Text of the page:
Shoppers are being lured into rip-off ‘buy now, pay later’ deals that wallop them with hidden high interest charges and late payment fees, a Money Mail investigation has found.
Experts say these deals are fuelling Britain’s debt boom as they encourage shoppers to spend more, while charges can triple the cost of their purchases.
In some cases, retailers fail to make it clear that customers will be penalised if they do not clear their balance in a set time frame.
Ghd, the hair straightener brand, offers shoppers ’14 days to pay, no fees’. Miss the deadline, however, and you will be charged up to £8, followed by another £8 two weeks later
After Money Mail contacted several major firms to raise concerns they changed wording on their websites to give more clarity.
It comes as the Bank of England raises concerns that borrowers could be in danger of over-stretching themselves and has called on companies to explain what their plan is should customers fall into arrears.
Buy now, pay later deals let customers defer paying for shopping for anything from two weeks to one year. With more people shopping online, retailers are increasingly promoting these offers as they cannot flog as many store cards over the counter.
I forgot to pay an £85 bill and was charged £177
Littlewoods charged Sandra Eames, £165 in interest plus a £12 fee after she forgot the bill for an £85 bottle of perfume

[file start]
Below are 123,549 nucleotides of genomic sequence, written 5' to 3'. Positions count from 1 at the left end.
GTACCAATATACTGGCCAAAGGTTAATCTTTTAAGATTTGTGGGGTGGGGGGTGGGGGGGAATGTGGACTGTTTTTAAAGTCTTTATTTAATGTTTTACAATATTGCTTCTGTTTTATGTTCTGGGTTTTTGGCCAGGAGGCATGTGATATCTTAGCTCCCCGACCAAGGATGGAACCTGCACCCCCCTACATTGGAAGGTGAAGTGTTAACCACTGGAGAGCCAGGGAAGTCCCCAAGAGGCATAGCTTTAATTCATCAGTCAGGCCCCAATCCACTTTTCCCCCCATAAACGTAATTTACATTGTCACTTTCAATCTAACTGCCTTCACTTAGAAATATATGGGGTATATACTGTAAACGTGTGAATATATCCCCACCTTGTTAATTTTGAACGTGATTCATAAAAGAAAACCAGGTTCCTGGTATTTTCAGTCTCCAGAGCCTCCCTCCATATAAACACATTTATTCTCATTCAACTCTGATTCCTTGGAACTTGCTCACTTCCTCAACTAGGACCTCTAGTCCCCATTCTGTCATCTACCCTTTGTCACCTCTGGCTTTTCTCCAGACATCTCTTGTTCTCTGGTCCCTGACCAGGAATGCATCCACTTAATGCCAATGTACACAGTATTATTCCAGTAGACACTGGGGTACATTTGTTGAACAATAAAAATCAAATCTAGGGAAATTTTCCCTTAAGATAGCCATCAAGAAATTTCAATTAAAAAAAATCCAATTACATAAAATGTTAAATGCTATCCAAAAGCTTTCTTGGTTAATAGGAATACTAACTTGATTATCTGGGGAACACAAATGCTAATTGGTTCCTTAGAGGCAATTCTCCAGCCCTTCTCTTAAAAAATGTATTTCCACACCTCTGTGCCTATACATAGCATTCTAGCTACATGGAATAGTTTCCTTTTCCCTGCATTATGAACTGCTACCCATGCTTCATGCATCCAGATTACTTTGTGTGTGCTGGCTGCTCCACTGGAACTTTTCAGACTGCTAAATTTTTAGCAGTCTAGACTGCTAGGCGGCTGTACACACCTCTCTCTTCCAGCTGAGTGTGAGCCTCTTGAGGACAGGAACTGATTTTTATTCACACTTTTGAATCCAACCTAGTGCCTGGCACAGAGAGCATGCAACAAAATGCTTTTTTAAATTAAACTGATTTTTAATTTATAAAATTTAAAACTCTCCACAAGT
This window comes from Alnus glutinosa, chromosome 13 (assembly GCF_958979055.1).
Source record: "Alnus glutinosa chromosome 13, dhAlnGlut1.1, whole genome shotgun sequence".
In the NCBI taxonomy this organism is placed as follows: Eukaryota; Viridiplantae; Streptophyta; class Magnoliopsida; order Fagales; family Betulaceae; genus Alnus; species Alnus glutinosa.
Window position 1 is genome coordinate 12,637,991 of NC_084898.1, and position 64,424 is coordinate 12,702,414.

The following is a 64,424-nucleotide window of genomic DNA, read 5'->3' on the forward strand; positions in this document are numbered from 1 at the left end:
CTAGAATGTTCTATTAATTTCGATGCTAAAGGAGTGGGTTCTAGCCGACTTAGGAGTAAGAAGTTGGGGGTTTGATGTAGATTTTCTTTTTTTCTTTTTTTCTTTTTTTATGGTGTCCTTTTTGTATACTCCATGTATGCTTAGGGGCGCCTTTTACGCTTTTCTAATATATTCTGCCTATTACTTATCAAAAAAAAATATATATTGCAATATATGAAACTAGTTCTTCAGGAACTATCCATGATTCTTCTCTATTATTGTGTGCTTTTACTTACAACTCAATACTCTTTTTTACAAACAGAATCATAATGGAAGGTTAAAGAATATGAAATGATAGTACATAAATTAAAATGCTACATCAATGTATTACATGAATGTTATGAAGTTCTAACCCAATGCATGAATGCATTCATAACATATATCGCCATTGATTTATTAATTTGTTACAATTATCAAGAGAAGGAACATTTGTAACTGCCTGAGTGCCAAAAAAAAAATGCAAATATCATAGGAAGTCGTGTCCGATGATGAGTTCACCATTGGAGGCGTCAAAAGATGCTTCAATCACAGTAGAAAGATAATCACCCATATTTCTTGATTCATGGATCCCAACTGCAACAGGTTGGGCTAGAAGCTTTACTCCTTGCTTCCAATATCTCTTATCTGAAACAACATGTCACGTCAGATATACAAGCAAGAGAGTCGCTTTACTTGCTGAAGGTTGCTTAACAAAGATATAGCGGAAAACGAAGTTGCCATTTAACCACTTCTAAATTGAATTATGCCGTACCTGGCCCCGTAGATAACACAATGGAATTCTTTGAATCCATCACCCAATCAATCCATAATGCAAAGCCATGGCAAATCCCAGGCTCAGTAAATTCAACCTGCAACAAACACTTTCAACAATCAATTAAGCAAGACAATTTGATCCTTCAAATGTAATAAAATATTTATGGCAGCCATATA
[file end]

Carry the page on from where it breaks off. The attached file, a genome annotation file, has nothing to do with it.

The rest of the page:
When Sandra Eames, 69, pictured, forgot to pay an £85 bill before 12 months were up, Littlewoods charged £165 in interest and a £12 late payment fee — more than tripling the cost of the perfume she’d bought.
Sandra, from Hull, says she didn’t get a reminder after she was encouraged to opt out of paper statements. She says: ‘I was shocked.
I phoned Littlewoods and settled the balance, but they didn’t waive the interest, even though I was only a few days overdue.’
The interest and admin charge have now been refunded, with a £50 payment for ‘inconvenience and distress’ after she complained about its customer service.
Shop Direct, the parent firm of Littlewoods, says its records show it did send email statements to Sandra, but understands she did not receive these and will resume paper statements.
In the past three years, store and online credit debt in the UK has risen by £500 million to £6.55 billion, according to the Finance & Leasing Association.
Complaints are also soaring.
The Financial Ombudsman Service had 1,640 complaints about catalogue debt, which includes buy now, pay later deals, last year — a 75 per cent rise on the previous year. This is nearly four times the number received on store cards.
Critics say complaints often arise as retailers use confusing language when advertising these deals and conceal key facts.
Shoppers must beware the hidden fees in many ‘buy now – pay later’ deals
Shoppers often don’t realise that if they miss their payment deadline they will be hit with backdated interest bills. So on a year-long deal, customers will pay 13 months’ worth of interest on their balance, not just the one month they are late.
Debt charity StepChange says many people do not view deferred payments with the same gravity they would a personal loan or credit card.
A spokesman says: ‘It’s not always clear what they will pay back. Sometimes people aren’t aware it’s a credit agreement and default charges can be added.’